Starting a FIRST Alumni Association

Hey CDenizens, I’d like to pick your collective brains.

Having just started my freshman year of engineering at Tennessee Tech, I’m quite disappointed to find that there is virtually zero FIRST presence in my area. The distribution of FRC teams across Tennessee is a bit uneven, with Middle Tennessee being almost bereft of FRC teams. At some point (not immediately), I’d like to remedy this situation.

My first thought is that I’d like to give the FIRST alumni at my university a chance to continue in FIRST by volunteering at events and trying to promote the growth of FRC in the Upper Cumberlands. So my questions are:

From the perspective of those involved with or more familiar with FIRST Alumni Associations, is this the path I should take to give FIRST Alumni an outlet and a way to continue their involvement?

And if so, how would I go about creating a FIRST Alumni Association at my University, and what can I do to ensure its success?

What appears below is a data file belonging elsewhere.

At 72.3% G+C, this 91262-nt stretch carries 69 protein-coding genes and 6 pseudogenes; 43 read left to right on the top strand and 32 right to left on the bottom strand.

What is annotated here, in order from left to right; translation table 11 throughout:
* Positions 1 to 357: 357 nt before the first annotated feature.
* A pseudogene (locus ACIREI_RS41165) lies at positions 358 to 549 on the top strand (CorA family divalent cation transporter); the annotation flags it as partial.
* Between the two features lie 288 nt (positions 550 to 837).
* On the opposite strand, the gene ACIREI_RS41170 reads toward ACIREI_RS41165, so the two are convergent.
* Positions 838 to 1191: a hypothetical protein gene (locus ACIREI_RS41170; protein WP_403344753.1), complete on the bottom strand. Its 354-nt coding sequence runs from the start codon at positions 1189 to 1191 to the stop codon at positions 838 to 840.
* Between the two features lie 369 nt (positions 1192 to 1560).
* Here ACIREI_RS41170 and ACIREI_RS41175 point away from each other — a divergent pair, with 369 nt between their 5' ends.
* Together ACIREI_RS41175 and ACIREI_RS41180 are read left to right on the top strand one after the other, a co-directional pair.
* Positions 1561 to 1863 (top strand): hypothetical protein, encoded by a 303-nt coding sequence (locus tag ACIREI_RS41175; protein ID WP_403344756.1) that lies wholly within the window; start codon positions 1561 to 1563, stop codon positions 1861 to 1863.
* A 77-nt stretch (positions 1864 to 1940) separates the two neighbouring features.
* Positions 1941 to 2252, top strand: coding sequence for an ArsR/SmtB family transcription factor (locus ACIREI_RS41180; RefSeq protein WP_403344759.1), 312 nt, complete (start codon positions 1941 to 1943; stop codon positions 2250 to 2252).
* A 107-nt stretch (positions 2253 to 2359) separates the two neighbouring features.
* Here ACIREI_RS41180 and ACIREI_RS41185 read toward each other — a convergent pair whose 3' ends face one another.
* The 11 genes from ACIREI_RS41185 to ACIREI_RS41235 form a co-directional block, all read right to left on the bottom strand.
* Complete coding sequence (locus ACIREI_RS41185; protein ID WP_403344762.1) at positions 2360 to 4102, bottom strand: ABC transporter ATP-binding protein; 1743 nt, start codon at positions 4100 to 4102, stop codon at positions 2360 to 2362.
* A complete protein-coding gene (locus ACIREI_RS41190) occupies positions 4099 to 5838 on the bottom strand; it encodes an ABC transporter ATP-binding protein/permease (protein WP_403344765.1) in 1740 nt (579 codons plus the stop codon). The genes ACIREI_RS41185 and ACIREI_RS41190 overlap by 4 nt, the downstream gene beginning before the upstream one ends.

Thanks in advance!

I would absolutely encourage you to take the path you are interested in taking. BUT I want to add some quick advice before I explain more.

I think one of the guiding values of FIRST is to explore and learn, and college is an amazing time to do so. I applaud your interest in continuing with FIRST and I hope you do. But make sure you try many and different things. There might be something out there that would be amazing to do WHILE you also do FIRST.

Ok. So the path of making an alumni assoc is a great idea. You should absolutely shoot to create an official student organization, looking at TN Tech’s manual (if this is the right one) you need to find at least 15 interested charter members.

So steps:

  1. Create an informal group (maybe Facebook or maybe just friends) of 15 people.
  2. Start volunteering with them or encourage them to volunteer OR just have gatherings
  3. Start an association
    3a. Read the manual
    3b. Find a faculty advisor
    3c. Consider partnering with FIRST organization in Tennessee

Steps to take to ensure “success”:

  • Recruit more members and do #2 with them
  • As you get larger, look for funding from the school to host events - competitions or workshops or scrimmages
  • Look to engage corporations, or foundations currently not engaged in FIRST
  • Start building a mentorship program, where college students can connect with area FLL & FTC & FRC teams. If no FRC, then FTC, if no FTC then FLL
  • MAINTAIN and BUILD your relationships. You’re trying to build a network where your association is the center, so avoid burning bridges, always build.